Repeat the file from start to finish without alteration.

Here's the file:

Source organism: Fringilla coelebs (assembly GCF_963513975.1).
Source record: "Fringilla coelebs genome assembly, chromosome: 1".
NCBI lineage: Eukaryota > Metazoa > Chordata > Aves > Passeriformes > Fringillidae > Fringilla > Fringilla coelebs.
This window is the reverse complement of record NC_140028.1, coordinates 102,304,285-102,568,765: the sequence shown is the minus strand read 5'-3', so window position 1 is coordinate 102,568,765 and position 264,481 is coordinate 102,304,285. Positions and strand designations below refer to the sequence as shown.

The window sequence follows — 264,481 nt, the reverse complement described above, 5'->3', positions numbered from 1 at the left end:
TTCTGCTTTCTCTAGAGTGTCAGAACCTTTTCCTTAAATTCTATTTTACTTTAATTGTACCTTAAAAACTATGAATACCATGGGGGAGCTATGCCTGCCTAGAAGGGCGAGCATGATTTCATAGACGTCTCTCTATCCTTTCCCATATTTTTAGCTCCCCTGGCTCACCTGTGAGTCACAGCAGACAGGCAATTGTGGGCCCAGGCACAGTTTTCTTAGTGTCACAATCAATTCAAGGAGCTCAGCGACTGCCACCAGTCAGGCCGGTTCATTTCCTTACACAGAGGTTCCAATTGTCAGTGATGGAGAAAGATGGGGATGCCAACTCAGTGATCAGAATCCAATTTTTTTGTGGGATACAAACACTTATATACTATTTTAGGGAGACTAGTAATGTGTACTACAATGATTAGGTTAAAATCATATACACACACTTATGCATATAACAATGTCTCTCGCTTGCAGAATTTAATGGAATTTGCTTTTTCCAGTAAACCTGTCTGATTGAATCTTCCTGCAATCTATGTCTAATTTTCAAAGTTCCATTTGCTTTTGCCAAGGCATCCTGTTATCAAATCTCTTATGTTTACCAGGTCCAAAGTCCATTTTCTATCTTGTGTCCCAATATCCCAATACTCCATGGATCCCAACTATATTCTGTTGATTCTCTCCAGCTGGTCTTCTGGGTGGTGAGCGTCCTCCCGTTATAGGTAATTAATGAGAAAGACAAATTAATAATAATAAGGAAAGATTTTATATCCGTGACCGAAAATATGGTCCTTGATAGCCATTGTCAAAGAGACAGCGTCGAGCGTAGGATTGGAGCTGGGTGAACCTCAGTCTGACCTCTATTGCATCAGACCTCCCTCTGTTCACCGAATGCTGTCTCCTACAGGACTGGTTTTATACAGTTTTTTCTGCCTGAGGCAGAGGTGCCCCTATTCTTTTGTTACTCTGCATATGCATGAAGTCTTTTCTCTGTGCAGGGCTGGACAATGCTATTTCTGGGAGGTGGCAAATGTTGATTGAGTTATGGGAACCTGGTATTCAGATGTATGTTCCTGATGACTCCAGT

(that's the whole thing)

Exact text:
Source organism: Fringilla coelebs (assembly GCF_963513975.1).
Source record: "Fringilla coelebs genome assembly, chromosome: 1".
NCBI lineage: Eukaryota > Metazoa > Chordata > Aves > Passeriformes > Fringillidae > Fringilla > Fringilla coelebs.
This window is the reverse complement of record NC_140028.1, coordinates 102,304,285-102,568,765: the sequence shown is the minus strand read 5'-3', so window position 1 is coordinate 102,568,765 and position 264,481 is coordinate 102,304,285. Positions and strand designations below refer to the sequence as shown.

The window sequence follows — 264,481 nt, the reverse complement described above, 5'->3', positions numbered from 1 at the left end:
TTCTGCTTTCTCTAGAGTGTCAGAACCTTTTCCTTAAATTCTATTTTACTTTAATTGTACCTTAAAAACTATGAATACCATGGGGGAGCTATGCCTGCCTAGAAGGGCGAGCATGATTTCATAGACGTCTCTCTATCCTTTCCCATATTTTTAGCTCCCCTGGCTCACCTGTGAGTCACAGCAGACAGGCAATTGTGGGCCCAGGCACAGTTTTCTTAGTGTCACAATCAATTCAAGGAGCTCAGCGACTGCCACCAGTCAGGCCGGTTCATTTCCTTACACAGAGGTTCCAATTGTCAGTGATGGAGAAAGATGGGGATGCCAACTCAGTGATCAGAATCCAATTTTTTTGTGGGATACAAACACTTATATACTATTTTAGGGAGACTAGTAATGTGTACTACAATGATTAGGTTAAAATCATATACACACACTTATGCATATAACAATGTCTCTCGCTTGCAGAATTTAATGGAATTTGCTTTTTCCAGTAAACCTGTCTGATTGAATCTTCCTGCAATCTATGTCTAATTTTCAAAGTTCCATTTGCTTTTGCCAAGGCATCCTGTTATCAAATCTCTTATGTTTACCAGGTCCAAAGTCCATTTTCTATCTTGTGTCCCAATATCCCAATACTCCATGGATCCCAACTATATTCTGTTGATTCTCTCCAGCTGGTCTTCTGGGTGGTGAGCGTCCTCCCGTTATAGGTAATTAATGAGAAAGACAAATTAATAATAATAAGGAAAGATTTTATATCCGTGACCGAAAATATGGTCCTTGATAGCCATTGTCAAAGAGACAGCGTCGAGCGTAGGATTGGAGCTGGGTGAACCTCAGTCTGACCTCTATTGCATCAGACCTCCCTCTGTTCACCGAATGCTGTCTCCTACAGGACTGGTTTTATACAGTTTTTTCTGCCTGAGGCAGAGGTGCCCCTATTCTTTTGTTACTCTGCATATGCATGAAGTCTTTTCTCTGTGCAGGGCTGGACAATGCTATTTCTGGGAGGTGGCAAATGTTGATTGAGTTATGGGAACCTGGTATTCAGATGTATGTTCCTGATGACTCCAGT